The cool air wraps itself around me as I head out and momentarily I wonder if I made a mistake in not bringing light arm warmers or a jacket, but the constant activity required for bicycling soon warms me up.  It is early so there is little wind yet, and I make it to the first store with a 16 mph average.  I smile to myself thinking how things change, that once I would have been a bit disappointed with this average, but now felt quite proud of myself.  I think of a friend who recently told me this is why she is not riding anymore, because the decline in her abilities was becoming troublesome to her, and I hope that I don't follow her down that road despite the fact I admire her commitment to finding new activities and trying adventures she has not experienced before, for I love my bicycle.  I love almost everything about it, the freedom it brings, the sounds of the wheels and the gears, the sight of bright multi-colored jerseys, the feel of the wind on my face, the sound of rain on my helmet. I even love the way I hate it at times despite knowing those difficult rides are what make days like today possible where you can ride and ride and feel as if you will never get tired and will never quite have enough. Different, I remind myself, is not synonymous with bad:  it is merely different. So far, everything is comfortingly familiar, until I enter the store.  Shelves have been moved and there is obviously some type of remodeling effort going on.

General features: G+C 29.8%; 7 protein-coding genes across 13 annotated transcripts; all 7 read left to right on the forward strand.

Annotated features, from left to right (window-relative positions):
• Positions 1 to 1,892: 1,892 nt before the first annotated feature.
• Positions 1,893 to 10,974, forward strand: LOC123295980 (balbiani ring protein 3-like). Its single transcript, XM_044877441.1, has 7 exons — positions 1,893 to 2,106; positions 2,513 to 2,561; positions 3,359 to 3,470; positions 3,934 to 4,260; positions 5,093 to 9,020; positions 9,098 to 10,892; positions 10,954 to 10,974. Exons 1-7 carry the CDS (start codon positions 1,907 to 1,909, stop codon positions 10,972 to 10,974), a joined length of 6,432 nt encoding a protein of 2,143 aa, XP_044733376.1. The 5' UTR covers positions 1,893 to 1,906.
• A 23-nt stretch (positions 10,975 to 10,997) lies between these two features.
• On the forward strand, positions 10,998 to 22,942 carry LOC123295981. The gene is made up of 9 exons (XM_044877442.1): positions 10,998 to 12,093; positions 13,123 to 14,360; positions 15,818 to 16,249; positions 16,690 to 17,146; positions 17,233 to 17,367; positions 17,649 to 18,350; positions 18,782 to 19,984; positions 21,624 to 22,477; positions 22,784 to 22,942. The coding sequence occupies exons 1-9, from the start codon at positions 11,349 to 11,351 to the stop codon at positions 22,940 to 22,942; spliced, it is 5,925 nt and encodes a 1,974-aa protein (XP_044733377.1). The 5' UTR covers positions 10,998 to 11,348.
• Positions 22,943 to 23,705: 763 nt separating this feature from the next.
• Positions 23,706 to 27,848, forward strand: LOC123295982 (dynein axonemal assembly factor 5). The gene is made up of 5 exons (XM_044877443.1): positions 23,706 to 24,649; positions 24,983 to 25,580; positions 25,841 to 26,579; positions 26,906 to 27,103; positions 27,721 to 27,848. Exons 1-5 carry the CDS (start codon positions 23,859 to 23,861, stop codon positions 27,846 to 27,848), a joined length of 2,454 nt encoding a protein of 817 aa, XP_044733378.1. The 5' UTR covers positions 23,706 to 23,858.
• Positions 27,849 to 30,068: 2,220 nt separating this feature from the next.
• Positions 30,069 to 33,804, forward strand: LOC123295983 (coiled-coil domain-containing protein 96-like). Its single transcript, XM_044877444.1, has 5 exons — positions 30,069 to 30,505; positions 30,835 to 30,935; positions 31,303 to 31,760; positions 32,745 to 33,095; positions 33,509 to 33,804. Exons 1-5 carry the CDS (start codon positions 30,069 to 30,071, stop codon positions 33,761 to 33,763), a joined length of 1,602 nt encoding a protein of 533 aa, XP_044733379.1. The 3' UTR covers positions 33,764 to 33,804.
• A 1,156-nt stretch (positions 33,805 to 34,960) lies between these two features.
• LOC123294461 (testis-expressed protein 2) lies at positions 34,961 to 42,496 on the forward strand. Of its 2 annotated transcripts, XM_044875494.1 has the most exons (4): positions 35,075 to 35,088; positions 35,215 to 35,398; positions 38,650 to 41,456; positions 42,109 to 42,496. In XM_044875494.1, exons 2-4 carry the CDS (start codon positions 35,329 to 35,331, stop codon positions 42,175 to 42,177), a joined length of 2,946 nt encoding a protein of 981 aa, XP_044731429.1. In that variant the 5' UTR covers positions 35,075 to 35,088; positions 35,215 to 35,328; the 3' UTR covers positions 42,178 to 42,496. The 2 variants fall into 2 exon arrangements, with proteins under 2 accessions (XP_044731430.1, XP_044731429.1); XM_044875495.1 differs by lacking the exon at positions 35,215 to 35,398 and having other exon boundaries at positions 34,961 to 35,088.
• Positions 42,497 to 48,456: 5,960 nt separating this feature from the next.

I purchase a V-8 and down it, plus some crackers for my bag in case Jiggs is closed, then head back down the road.  The route thus far has been essentially flat, but I know that when I make the turn at the old Brick Factory, that will change.  It never becomes monstrously hilly, like the group century was last week-end, but there are climbs, and the first is after the factory.  I am completely taken aback when I see that they are using the brick factory for storage and they have cut down the brush and growth and the old buildings are now quite visible.  I stop to take photographs and think of when I first came across the old factory and how I started to explore but was afraid I might fall down a well or something and only be found years later.  I think about how this was supposed to have been one of the largest brick factories in the United States, and I wonder what made it fail.  Poor management?  Location? Lack of workers?  There is a beauty in the old buildings, not yet fallen down but decaying.